Browse "Upper Canada"

Article

A Dish with One Spoon

The term a dish with one spoon refers to a concept developed by the Indigenous peoples of the Great Lakes region and northeastern North America. It was used to describe how land can be shared to the mutual benefit of all its inhabitants. According to the Haudenosaunee (Iroquois), the concept originated many hundreds of years ago and contributed greatly to the creation of the “Great League of Peace” — the Iroquois Confederacy made up of the Seneca, Cayuga, Oneida, Onondaga, and Mohawk nations. The Anishinaabeg (the Ojibwe, Odawa, Potawatomi, Mississauga, Saulteaux and Algonquin nations) refer to “a dish with one spoon” or “our dish” as “Gdoo – naaganinaa.”

Article

Caroline Affair

After the failed Rebellion of 1837 in Upper Canada, its leader, William Lyon Mackenzie, retreated to Navy Island, in the Niagara River, accompanied by some 200 followers. The Caroline, an American ship based at Fort Schlosser in New York State, was chartered to bring supplies to the rebels. On 29 December 1837, a force of the Upper Canada militia led by Commander Andrew Drew of the Royal Navy found the Caroline moored at Schlosser. In the quick skirmish that followed, an American was killed. The Caroline, set on fire and adrift, capsized before reaching the falls and sank. The incident aggravated the already tense relationship between the United Kingdom and the United States.

Article

Castle Frank

Castle Frank was a concession of land in the colonial town of York, purchased by John Graves Simcoe in the name of his son, Francis, in 1793. A log house later built on the site also bore the same name. Today the name Castle Frank is preserved as a street, a brook and a station on Toronto’s transit line.

Article

Clergy Reserves

 Clergy Reserves, one-seventh of the public lands of Upper and Lower Canada, reserved by the 1791 Constitutional Act for the maintenance of a "Protestant clergy," a phrase intended to apply to the Church of England alone.

Editorial

Editorial: William Lyon Mackenzie and the Rebellion in Upper Canada

At 8:00 p.m. on Monday, 4 December 1837, William Lyon Mackenzie set out by horse down Yonge Street to scout the route for his attack on Toronto. At the top of Gallows Hill (below St. Clair Ave.) he met Tory alderman John Powell, himself on patrol from the city. Mackenzie and his men took Powell prisoner. “Do you have a gun?” Mackenzie asked Powell. “No,” Powell replied. Mackenzie took his word as a gentleman and sent him back toward the rebel headquarters at Montgomery’s Tavern.

Article

Family Compact

The term Family Compact is an epithet, or insulting nickname; it is used to describe the network of men who dominated the legislative, bureaucratic, business, religious and judicial centres of power in Upper Canada (present-day Ontario) from the early- to mid-1800s. Members of the Family Compact held largely conservative and loyalist views. They were against democratic reform and responsible government. By the mid-19th century, immigration, the union of Upper and Lower Canada, and the work of various democratic reformers had diminished the group’s power. The equivalent to the Family Compact in Lower Canada was the Château Clique.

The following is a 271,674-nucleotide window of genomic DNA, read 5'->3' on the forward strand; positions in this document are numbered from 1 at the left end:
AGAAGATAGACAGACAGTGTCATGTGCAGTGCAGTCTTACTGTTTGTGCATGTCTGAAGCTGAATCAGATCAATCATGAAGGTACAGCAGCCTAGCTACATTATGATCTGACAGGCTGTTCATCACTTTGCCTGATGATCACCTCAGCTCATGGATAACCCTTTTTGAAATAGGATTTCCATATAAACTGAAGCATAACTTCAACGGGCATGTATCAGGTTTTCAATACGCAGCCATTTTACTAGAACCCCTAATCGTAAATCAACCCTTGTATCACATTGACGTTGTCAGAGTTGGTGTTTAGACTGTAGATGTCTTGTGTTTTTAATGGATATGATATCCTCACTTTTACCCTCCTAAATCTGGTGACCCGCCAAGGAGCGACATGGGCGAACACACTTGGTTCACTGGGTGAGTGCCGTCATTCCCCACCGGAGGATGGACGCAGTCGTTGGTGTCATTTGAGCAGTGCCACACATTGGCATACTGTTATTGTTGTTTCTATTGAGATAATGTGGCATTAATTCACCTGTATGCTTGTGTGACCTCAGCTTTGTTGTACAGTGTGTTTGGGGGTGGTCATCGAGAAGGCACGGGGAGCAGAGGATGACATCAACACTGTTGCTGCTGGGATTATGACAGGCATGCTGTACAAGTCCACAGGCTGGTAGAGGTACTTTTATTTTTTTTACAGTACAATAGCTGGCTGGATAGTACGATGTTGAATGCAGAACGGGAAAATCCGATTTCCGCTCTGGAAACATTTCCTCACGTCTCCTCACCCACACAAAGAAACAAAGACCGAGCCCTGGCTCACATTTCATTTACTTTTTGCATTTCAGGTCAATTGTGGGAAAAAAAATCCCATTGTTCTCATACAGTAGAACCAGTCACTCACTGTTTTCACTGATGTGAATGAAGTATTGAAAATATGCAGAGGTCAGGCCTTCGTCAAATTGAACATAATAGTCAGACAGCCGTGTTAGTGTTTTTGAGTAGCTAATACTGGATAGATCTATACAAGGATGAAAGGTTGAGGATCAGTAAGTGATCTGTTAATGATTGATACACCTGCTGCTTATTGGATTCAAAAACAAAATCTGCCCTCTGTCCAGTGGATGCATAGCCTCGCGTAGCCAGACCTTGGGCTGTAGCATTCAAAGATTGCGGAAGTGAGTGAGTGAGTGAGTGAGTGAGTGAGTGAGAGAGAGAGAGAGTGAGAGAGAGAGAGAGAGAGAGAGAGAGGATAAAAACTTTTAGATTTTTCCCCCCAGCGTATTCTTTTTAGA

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Robinson Treaties of 1850

In September 1850, the Anishinaabeg (Ojibwe) of the Upper Great Lakes signed two separate but interconnected treaties: the Robinson-Superior Treaty (RST) and Robinson-Huron Treaty (RHT). These agreements provided the Province of Canada (Canada East and Canada West, the future Quebec and Ontario) access to the north shores of Lake Huron and Lake Superior for settlement and mineral extraction. In exchange, the Indigenous peoples in the region gained recognition of hunting and fishing rights, an annuity (annual payment), and a reservation from the surrender of specific lands for each signatory community. Interpretation of the Robinson treaties have had a legal and socioeconomic impact on Indigenous and settler communities, and they established precedents for the subsequent Numbered Treaties.

Article

The Sacking of York

A crushing defeat for the British in the WAR OF 1812, the sacking of York began on the morning of 27 April 1813. At dawn, a flotilla of 16 American ships under Commodore Isaac Chauncey made its way to the capital of Upper Canada, YORK [Toronto].

Article

Upper Canada

Upper Canada was the predecessor of modern-day Ontario. It was created in 1791 by the division of the old Province of Quebec into Lower Canada in the east and Upper Canada in the west. Upper Canada was a wilderness society settled largely by Loyalists and land-hungry farmers moving north from the United States. Upper Canada endured the War of 1812 with America, William Lyon Mackenzie’s Rebellion of 1837, the colonial rule of the Family Compact and half a century of economic and political growing pains. With the Act of Union in 1841, it was renamed Canada West and merged with Lower Canada (Canada East) into the Province of Canada.